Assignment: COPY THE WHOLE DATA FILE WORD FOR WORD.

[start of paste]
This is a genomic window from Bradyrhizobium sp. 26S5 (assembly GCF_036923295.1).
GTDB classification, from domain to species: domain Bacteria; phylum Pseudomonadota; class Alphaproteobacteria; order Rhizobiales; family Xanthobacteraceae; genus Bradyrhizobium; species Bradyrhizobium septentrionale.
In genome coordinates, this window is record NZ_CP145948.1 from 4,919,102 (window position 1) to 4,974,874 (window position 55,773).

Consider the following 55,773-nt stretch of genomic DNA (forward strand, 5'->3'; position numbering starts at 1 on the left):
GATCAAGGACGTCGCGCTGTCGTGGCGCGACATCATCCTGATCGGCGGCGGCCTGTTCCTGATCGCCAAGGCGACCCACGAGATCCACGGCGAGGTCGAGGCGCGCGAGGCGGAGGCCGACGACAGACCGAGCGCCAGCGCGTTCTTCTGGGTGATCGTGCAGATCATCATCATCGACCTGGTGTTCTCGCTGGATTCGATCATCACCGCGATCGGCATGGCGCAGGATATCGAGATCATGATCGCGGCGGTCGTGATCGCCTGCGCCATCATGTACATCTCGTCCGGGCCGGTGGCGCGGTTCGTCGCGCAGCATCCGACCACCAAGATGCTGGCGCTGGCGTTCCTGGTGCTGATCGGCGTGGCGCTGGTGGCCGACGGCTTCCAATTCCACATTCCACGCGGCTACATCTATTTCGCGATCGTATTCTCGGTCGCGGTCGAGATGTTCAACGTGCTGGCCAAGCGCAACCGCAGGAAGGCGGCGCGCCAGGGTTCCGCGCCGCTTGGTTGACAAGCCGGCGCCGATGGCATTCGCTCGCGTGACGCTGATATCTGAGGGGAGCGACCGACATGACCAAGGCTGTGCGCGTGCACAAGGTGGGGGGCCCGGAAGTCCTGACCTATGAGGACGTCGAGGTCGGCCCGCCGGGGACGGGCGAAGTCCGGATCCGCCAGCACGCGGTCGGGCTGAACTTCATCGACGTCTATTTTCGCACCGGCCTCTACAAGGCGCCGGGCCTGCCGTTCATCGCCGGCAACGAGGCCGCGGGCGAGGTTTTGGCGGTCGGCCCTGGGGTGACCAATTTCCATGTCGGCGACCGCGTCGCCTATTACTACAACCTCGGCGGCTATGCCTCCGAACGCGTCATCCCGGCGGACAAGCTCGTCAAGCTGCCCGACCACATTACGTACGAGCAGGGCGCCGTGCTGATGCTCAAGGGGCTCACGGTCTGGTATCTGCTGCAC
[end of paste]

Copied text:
This is a genomic window from Bradyrhizobium sp. 26S5 (assembly GCF_036923295.1).
GTDB classification, from domain to species: domain Bacteria; phylum Pseudomonadota; class Alphaproteobacteria; order Rhizobiales; family Xanthobacteraceae; genus Bradyrhizobium; species Bradyrhizobium septentrionale.
In genome coordinates, this window is record NZ_CP145948.1 from 4,919,102 (window position 1) to 4,974,874 (window position 55,773).

Consider the following 55,773-nt stretch of genomic DNA (forward strand, 5'->3'; position numbering starts at 1 on the left):
GATCAAGGACGTCGCGCTGTCGTGGCGCGACATCATCCTGATCGGCGGCGGCCTGTTCCTGATCGCCAAGGCGACCCACGAGATCCACGGCGAGGTCGAGGCGCGCGAGGCGGAGGCCGACGACAGACCGAGCGCCAGCGCGTTCTTCTGGGTGATCGTGCAGATCATCATCATCGACCTGGTGTTCTCGCTGGATTCGATCATCACCGCGATCGGCATGGCGCAGGATATCGAGATCATGATCGCGGCGGTCGTGATCGCCTGCGCCATCATGTACATCTCGTCCGGGCCGGTGGCGCGGTTCGTCGCGCAGCATCCGACCACCAAGATGCTGGCGCTGGCGTTCCTGGTGCTGATCGGCGTGGCGCTGGTGGCCGACGGCTTCCAATTCCACATTCCACGCGGCTACATCTATTTCGCGATCGTATTCTCGGTCGCGGTCGAGATGTTCAACGTGCTGGCCAAGCGCAACCGCAGGAAGGCGGCGCGCCAGGGTTCCGCGCCGCTTGGTTGACAAGCCGGCGCCGATGGCATTCGCTCGCGTGACGCTGATATCTGAGGGGAGCGACCGACATGACCAAGGCTGTGCGCGTGCACAAGGTGGGGGGCCCGGAAGTCCTGACCTATGAGGACGTCGAGGTCGGCCCGCCGGGGACGGGCGAAGTCCGGATCCGCCAGCACGCGGTCGGGCTGAACTTCATCGACGTCTATTTTCGCACCGGCCTCTACAAGGCGCCGGGCCTGCCGTTCATCGCCGGCAACGAGGCCGCGGGCGAGGTTTTGGCGGTCGGCCCTGGGGTGACCAATTTCCATGTCGGCGACCGCGTCGCCTATTACTACAACCTCGGCGGCTATGCCTCCGAACGCGTCATCCCGGCGGACAAGCTCGTCAAGCTGCCCGACCACATTACGTACGAGCAGGGCGCCGTGCTGATGCTCAAGGGGCTCACGGTCTGGTATCTGCTGCAC